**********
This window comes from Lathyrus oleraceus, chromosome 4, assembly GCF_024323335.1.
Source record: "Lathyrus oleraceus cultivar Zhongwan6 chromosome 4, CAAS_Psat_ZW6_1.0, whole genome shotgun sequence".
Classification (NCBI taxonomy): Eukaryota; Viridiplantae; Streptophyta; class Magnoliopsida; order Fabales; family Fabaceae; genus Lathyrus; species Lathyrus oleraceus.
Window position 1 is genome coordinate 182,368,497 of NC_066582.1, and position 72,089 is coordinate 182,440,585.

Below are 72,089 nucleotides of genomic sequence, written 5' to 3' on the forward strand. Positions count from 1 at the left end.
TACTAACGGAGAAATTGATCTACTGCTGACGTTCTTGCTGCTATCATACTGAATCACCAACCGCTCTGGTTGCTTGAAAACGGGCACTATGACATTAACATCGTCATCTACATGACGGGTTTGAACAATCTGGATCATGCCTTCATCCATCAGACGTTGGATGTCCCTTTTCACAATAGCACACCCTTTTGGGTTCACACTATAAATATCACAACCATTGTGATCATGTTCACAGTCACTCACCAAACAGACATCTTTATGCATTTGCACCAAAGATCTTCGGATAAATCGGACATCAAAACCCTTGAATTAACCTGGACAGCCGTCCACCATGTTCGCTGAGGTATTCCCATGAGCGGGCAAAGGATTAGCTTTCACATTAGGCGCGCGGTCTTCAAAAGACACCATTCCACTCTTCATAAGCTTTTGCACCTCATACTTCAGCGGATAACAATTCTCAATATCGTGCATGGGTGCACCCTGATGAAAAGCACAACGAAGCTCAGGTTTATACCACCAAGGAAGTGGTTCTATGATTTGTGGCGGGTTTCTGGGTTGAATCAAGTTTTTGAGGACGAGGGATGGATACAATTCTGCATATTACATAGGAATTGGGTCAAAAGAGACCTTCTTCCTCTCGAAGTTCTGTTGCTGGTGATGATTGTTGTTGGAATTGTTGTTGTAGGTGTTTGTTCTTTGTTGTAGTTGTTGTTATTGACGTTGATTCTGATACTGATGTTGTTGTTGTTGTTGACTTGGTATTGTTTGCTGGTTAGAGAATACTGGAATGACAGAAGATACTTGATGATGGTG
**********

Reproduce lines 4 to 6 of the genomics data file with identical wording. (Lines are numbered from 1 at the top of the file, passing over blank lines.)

Window position 1 is genome coordinate 182,368,497 of NC_066582.1, and position 72,089 is coordinate 182,440,585.

Below are 72,089 nucleotides of genomic sequence, written 5' to 3' on the forward strand. Positions count from 1 at the left end.
TACTAACGGAGAAATTGATCTACTGCTGACGTTCTTGCTGCTATCATACTGAATCACCAACCGCTCTGGTTGCTTGAAAACGGGCACTATGACATTAACATCGTCATCTACATGACGGGTTTGAACAATCTGGATCATGCCTTCATCCATCAGACGTTGGATGTCCCTTTTCACAATAGCACACCCTTTTGGGTTCACACTATAAATATCACAACCATTGTGATCATGTTCACAGTCACTCACCAAACAGACATCTTTATGCATTTGCACCAAAGATCTTCGGATAAATCGGACATCAAAACCCTTGAATTAACCTGGACAGCCGTCCACCATGTTCGCTGAGGTATTCCCATGAGCGGGCAAAGGATTAGCTTTCACATTAGGCGCGCGGTCTTCAAAAGACACCATTCCACTCTTCATAAGCTTTTGCACCTCATACTTCAGCGGATAACAATTCTCAATATCGTGCATGGGTGCACCCTGATGAAAAGCACAACGAAGCTCAGGTTTATACCACCAAGGAAGTGGTTCTATGATTTGTGGCGGGTTTCTGGGTTGAATCAAGTTTTTGAGGACGAGGGATGGATACAATTCTGCATATTACATAGGAATTGGGTCAAAAGAGACCTTCTTCCTCTCGAAGTTCTGTTGCTGGTGATGATTGTTGTTGGAATTGTTGTTGTAGGTGTTTGTTCTTTGTTGTAGTTGTTGTTATTGACGTTGATTCTGATACTGATGTTGTTGTTGTTGTTGACTTGGTATTGTTTGCTGGTTAGAGAATACTGGAATGACAGAAGATACTTGATGATGGTG